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    I think thats why a clear laquer is applied over the image to protect it. I suspect also the silver was peeling because it was applied to the glass poorly. Maybe the glass can be etched prior to the chemical deposition process to give it some tooth for the silver to adhere to, since it will not be used as a mirror from the glass side anyway.
     
  11. JG Motamedi

    JG Motamedi Member

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    To my knowledge Daguerreotypes were never commonly lacquered. In fact, I have never heard of a Daguerreotype being lacquered. Beginning in the early 1840s Daguerreotypes were gilded.

    Perhaps you are thinking of collodion images?

    In any case, there is a long discussion somewhere on APUG about how to increase the adherence of silver to glass. I never thought to etch the glass and will someday try it. I suspect that the matt surface of the glass would effect the surface of the silver and decrease reflectivity.
     
  12. glbeas

    glbeas Member

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    Depends on how fine the etching is and how thick the silver is applied. I imagine with the right ratio the silver will polish up to a good finish.
     
  13. wildbillbugman

    wildbillbugman Member

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    Hi All,
    Am I to understand that some of you who are participating in this Thread actualy make, or have made, real mercury developed Daguerreotypes? I would love to hear the detailes. I have always been "chicken" to try.
    Bill
     
  14. Kirk Keyes

    Kirk Keyes Member

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    Bill, I have a couple of bottles of mercury I can give you. For some reason, people are always giving their old chemicals...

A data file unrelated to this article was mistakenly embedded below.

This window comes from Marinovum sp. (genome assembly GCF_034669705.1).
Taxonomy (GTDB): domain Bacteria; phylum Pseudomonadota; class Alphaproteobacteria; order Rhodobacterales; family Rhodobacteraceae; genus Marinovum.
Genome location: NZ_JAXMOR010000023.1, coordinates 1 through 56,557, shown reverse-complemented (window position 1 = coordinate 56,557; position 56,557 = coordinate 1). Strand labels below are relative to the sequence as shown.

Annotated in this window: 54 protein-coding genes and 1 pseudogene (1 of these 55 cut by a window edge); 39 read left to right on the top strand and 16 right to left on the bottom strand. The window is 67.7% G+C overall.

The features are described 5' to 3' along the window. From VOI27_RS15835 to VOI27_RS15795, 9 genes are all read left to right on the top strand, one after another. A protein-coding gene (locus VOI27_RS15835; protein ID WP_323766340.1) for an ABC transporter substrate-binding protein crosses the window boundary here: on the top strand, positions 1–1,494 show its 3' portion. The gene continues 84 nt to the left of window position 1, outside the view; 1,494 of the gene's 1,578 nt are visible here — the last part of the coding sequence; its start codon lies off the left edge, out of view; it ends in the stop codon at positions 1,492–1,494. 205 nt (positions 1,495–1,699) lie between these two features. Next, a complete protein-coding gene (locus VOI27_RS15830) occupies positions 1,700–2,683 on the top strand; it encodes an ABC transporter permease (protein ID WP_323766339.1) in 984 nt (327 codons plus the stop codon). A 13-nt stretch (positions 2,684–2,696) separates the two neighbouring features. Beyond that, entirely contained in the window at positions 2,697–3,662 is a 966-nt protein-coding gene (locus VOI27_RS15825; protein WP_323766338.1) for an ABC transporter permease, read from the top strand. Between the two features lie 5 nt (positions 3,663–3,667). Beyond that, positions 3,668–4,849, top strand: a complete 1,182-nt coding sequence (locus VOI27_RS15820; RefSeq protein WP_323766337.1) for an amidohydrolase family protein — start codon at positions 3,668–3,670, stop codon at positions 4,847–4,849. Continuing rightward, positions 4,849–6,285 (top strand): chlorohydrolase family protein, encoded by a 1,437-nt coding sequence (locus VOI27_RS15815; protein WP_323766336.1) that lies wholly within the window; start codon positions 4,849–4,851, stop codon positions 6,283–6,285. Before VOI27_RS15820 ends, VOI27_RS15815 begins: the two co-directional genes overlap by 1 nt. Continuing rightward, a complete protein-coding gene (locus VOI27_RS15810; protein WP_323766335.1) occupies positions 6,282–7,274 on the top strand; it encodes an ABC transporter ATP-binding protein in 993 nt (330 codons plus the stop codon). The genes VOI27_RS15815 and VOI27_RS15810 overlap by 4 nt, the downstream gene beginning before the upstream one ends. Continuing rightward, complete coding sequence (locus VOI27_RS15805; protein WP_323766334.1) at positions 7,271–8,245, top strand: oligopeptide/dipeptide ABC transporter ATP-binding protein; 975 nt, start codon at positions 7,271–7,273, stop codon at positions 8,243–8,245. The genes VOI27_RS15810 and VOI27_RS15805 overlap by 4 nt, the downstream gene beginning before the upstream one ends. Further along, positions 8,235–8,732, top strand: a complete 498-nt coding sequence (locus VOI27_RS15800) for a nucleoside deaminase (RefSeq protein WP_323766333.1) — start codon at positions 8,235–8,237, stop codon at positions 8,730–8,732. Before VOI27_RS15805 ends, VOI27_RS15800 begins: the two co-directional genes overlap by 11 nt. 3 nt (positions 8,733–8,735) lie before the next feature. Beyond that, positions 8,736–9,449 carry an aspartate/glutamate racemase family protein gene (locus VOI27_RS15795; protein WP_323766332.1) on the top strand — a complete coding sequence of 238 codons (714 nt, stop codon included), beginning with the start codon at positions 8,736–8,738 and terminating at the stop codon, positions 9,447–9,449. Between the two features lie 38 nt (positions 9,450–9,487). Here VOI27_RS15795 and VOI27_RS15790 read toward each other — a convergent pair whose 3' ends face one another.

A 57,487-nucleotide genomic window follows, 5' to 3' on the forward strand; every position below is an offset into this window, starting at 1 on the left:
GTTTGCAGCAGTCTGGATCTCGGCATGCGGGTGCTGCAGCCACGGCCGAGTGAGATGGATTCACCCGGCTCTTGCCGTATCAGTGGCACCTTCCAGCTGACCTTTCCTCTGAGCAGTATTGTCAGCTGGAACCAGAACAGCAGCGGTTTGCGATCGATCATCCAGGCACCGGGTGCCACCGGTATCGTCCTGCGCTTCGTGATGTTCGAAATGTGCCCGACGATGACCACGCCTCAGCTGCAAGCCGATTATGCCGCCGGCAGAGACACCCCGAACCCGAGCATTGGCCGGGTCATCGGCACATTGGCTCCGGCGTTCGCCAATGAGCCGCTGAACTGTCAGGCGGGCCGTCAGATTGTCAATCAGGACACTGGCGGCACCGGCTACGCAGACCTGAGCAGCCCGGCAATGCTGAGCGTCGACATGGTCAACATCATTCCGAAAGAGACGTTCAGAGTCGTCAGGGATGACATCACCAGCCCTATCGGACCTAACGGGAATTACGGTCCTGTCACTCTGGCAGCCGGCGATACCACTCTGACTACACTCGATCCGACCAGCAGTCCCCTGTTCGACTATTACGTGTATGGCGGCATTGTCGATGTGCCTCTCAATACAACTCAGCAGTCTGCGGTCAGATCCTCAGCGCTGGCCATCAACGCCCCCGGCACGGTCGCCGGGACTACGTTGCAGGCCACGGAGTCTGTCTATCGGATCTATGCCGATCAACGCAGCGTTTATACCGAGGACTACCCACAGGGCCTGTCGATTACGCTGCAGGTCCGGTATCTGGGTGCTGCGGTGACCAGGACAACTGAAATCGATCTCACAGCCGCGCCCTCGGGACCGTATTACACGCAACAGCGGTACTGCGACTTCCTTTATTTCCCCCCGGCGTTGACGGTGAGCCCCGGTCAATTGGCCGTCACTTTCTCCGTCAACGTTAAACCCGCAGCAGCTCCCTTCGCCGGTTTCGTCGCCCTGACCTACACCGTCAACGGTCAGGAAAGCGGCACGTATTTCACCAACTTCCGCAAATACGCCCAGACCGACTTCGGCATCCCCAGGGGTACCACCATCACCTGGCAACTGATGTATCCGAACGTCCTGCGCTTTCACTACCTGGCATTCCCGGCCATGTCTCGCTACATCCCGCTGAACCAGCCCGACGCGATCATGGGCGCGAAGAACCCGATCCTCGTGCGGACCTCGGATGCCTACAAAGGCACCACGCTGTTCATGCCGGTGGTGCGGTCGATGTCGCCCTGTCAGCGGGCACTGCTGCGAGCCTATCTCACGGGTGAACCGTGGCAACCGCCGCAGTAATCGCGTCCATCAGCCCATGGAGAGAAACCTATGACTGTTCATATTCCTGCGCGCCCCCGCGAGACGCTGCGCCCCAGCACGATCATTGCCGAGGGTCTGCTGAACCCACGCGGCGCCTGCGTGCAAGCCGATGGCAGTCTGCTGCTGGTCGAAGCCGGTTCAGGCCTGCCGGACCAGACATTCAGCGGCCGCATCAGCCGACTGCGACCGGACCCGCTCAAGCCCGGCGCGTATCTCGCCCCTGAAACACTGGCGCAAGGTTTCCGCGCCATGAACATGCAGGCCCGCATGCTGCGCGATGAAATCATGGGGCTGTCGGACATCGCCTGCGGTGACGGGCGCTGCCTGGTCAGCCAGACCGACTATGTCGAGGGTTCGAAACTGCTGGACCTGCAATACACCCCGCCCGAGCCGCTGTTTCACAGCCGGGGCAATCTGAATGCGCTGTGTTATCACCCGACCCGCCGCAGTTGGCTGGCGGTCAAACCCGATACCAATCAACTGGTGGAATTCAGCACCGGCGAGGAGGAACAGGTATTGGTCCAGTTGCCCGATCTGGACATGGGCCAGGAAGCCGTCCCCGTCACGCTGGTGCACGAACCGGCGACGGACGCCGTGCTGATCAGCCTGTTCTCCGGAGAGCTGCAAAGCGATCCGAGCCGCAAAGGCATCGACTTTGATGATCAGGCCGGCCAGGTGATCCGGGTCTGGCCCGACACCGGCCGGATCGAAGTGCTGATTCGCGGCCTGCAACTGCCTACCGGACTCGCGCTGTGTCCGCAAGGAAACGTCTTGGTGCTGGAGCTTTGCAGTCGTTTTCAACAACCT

15. Robert Hall

    Robert Hall Subscriber

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    Thank you all for replies, and I know we are the "if it can be done we have done it" kind of group, but do we have anyone who might take a stab at answering the question directly?

    Would anyone think this was a standard of the process right at first? Do we have any references to using glass plates? I would think that it would be "unusual" to use glass because of the above stated issues.

    Comments?
     
  16. Anscojohn

    Anscojohn Subscriber

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    Is this factual? Have Daguerreotypes been done on glass?

    Thank you.[/QUOTE]

    *******
    No.
     
  17. sionnac

    sionnac Subscriber

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  18. JG Motamedi

    JG Motamedi Member

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    I can't say for certain (I am a positivist by day) but I do not believe that Daguerreotypes were made on silvered glass in the 19th century. I have never found reference to this in any of the 19th century texts I have read, which are quite a few, nor have I ever heard of a 19th century Daguerreotype on glass.

    Still, since I have done it, I see no reason why a 19th century practitioner could not have done it. Of course, they would have had less need to do so, since manufactured Daguerreotype plates were easy to come by in the 1840s, and relatively cheap.
     
    Last edited by a moderator: Jun 10, 2009
  19. wildbillbugman

    wildbillbugman Member

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    No Kirk,
    I already look too old for my 22 years!:tongue:
    Bill
     
  20. wildbillbugman

    wildbillbugman Member

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    [QUOTE=Robert Hall "if it can be done we have done it"
    Huhh?:confused:
    I have rarely read anything with which I disagree more strongly. I will believe that "The Earth is Flllaaat(!) first! I have done some things that no one has ever done before, nore would a sane human being ever want to.
    :D:wink:
    Bill
     
  21. Kirk Keyes

    Kirk Keyes Member